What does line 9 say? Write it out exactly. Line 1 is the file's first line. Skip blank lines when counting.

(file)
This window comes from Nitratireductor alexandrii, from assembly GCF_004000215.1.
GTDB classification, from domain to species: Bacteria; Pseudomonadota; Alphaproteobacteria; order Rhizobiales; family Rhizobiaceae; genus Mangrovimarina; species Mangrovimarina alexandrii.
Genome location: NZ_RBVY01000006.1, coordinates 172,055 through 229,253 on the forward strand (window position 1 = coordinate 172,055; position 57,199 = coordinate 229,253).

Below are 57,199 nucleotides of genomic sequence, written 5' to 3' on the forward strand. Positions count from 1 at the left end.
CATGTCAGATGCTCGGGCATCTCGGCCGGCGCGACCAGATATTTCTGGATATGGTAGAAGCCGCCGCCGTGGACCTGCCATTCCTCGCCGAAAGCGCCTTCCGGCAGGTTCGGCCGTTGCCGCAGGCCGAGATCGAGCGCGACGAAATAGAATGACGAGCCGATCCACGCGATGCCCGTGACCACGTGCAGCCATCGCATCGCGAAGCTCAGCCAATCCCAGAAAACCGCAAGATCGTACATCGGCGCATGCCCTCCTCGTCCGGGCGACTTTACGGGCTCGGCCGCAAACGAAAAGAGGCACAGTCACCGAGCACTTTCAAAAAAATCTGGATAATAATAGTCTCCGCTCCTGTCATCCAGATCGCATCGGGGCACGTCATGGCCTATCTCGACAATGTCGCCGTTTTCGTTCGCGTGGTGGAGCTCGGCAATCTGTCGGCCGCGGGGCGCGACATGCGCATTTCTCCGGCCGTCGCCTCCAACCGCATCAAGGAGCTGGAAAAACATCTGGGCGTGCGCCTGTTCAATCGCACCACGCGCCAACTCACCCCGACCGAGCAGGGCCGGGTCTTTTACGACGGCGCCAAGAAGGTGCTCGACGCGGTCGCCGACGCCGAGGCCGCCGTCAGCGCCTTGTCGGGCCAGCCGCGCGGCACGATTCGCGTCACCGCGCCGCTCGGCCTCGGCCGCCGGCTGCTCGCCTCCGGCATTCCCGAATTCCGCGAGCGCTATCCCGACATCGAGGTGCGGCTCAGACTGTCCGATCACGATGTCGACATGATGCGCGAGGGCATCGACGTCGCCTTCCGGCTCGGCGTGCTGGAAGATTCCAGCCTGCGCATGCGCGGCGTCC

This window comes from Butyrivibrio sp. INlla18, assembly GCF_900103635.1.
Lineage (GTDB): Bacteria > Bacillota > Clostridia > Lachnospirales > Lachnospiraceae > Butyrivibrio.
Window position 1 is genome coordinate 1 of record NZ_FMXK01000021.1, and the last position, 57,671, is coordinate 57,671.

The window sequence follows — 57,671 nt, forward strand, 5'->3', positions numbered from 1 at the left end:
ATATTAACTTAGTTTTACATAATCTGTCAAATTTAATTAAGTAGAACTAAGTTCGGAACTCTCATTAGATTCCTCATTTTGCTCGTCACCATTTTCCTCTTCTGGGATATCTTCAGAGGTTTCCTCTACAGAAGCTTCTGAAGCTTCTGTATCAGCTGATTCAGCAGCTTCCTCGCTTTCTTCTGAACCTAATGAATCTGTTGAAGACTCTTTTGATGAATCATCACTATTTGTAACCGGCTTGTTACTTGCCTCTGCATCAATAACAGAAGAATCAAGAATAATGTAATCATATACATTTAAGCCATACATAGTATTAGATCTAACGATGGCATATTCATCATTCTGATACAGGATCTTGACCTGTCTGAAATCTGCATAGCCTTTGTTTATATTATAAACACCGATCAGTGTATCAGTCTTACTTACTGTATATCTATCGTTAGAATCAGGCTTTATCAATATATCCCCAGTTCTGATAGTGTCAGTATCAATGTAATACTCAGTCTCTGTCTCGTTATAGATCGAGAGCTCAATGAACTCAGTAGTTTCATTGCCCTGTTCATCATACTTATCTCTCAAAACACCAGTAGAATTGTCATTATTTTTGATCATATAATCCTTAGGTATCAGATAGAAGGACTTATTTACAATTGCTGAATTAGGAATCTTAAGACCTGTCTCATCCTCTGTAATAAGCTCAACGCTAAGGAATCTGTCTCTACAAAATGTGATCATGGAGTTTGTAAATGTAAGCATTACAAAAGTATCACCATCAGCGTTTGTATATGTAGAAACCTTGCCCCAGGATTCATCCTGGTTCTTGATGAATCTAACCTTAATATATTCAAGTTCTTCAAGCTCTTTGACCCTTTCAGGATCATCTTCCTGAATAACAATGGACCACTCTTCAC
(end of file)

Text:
The window sequence follows — 57,671 nt, forward strand, 5'->3', positions numbered from 1 at the left end: